Low-tech approach



  • Why does the shape of it is not convenient? I suposse it would be because it has to be flat so it could work (maybe im just saying stupid shit sorry if thats the case) but it thats the case why not implant it on the shoulder? It would be flat on all times. 

    Anyways, at the moment I cant think of a different way to accomplish this experiment, I will think of something and if I come up with a workable solution I will put it right here
  • You are not saying anything stupid.  Quite the contrary, you're sparking conversation and making us think in different directions.  I asked myself the same question I asked you last night.  "If I only had that toy compass as my basic parts how would I build an implantable compass?"

    The shoulder wouldn't be a great place to put it because there is a lot of muscle and tendon movement.  On top of that, backpack straps put a lot of pressure on that location.  Not to mention seatbelts.

    Keep the ideas coming, I would love to see what would happen if everyone asked themselves, "How would I make something amazing if I only had these simple parts?"
  • Is there any location along the top of the arm between the elbow and wrist? I would imagine that the size of the implant would be the biggest factor for that?

    Otherwise how realistic would it be to get it done in the thigh? I am not terribly familiar with the nerves, muscles and veins in there however I imagine there should be some location that could leave some space for a pocket.
  • I had a piercing in my forearm and let me tell you how ANNOYING that was.  It snagged on everything or banged against any table within spitting distance.  Never healed because the skin in that area is constantly flexing and moving.  There is the bigger issue of orientation though.  Even if you got a small compass under the skin it would have to be nearly level to work.  A location like an ankle is generally vertical and a shoulder is generally horizontal during waking hours.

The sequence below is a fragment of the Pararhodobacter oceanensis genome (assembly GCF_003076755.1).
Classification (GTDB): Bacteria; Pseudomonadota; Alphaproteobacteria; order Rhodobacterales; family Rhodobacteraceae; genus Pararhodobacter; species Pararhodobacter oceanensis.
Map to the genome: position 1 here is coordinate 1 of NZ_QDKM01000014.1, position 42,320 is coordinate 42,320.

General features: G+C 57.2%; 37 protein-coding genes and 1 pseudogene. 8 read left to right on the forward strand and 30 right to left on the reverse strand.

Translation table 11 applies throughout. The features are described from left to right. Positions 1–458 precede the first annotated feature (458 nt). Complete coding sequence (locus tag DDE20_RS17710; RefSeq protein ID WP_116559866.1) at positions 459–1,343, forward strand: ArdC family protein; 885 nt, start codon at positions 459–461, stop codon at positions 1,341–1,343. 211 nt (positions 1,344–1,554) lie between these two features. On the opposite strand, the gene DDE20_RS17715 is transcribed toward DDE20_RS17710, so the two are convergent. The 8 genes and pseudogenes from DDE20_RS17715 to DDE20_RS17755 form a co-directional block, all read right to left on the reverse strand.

Lepht Anonym mentioned the issue of orientation in its speech at Cybernetics for the Masses.  Spherical compasses are the only example I can think of where a compass works well at any direction.

    Spherical compass

    I have tried to work with spherical magnets but they want to point DOWN of all things.  So weird.  If someone can explain that phenomenon I would be grateful.

    The thigh is a good idea because it works anytime you're upright so it's good for everything except driving and recumbent biking.  Also luging would be problematic.  I'm sure you all immediately thought of luging.

    Orientation has been a constant plague and if anyone has ideas please share.
  • are there any types of 3d compasses? so that if you were to rotate it (think of pitching in a plane), it will still point north? if so, you could mount it inside a sphere, with an enlarged back plate on the whisker, enlarging the range where the whisker would be 'triggered'?
    just a thought
  • @Wisven, are you thinking of a gimbal?  The Wikipedia page coincidentally shows an early dry compass supported by a gimbal and some nifty animated images.  A regular gimbal would have structural pieces in the way which would interfere with the way the compass touches the whisker but I think that it is a line of thought worth pursuing.  The whisker is still only one way to make the compass haptic so if another method uses a gimbal and can still be felt I'm all for it.

    The renewed interest in this project has been awesome.  The more feedback and suggestions I see the more thought I want to devote to seeing this become a reality.
  • Would it be possible to have shorter/less sensitive whiskers is many places such as NW or SE and make longer/more sensitive whiskers for the main 4 points? This might at first give the impression of constant direction changing I am sure. Although with time I imagine the mind can interpret which whiskers cause more feelings and then can help point the mind towards the main directions.

    I apologize ahead of time if that doesn't make the most sense. I am heading off to bed after a rather long day and wanted to get this idea out before I forgot about it in the morning. I can clarify if needed and will edit it accordingly if necessary.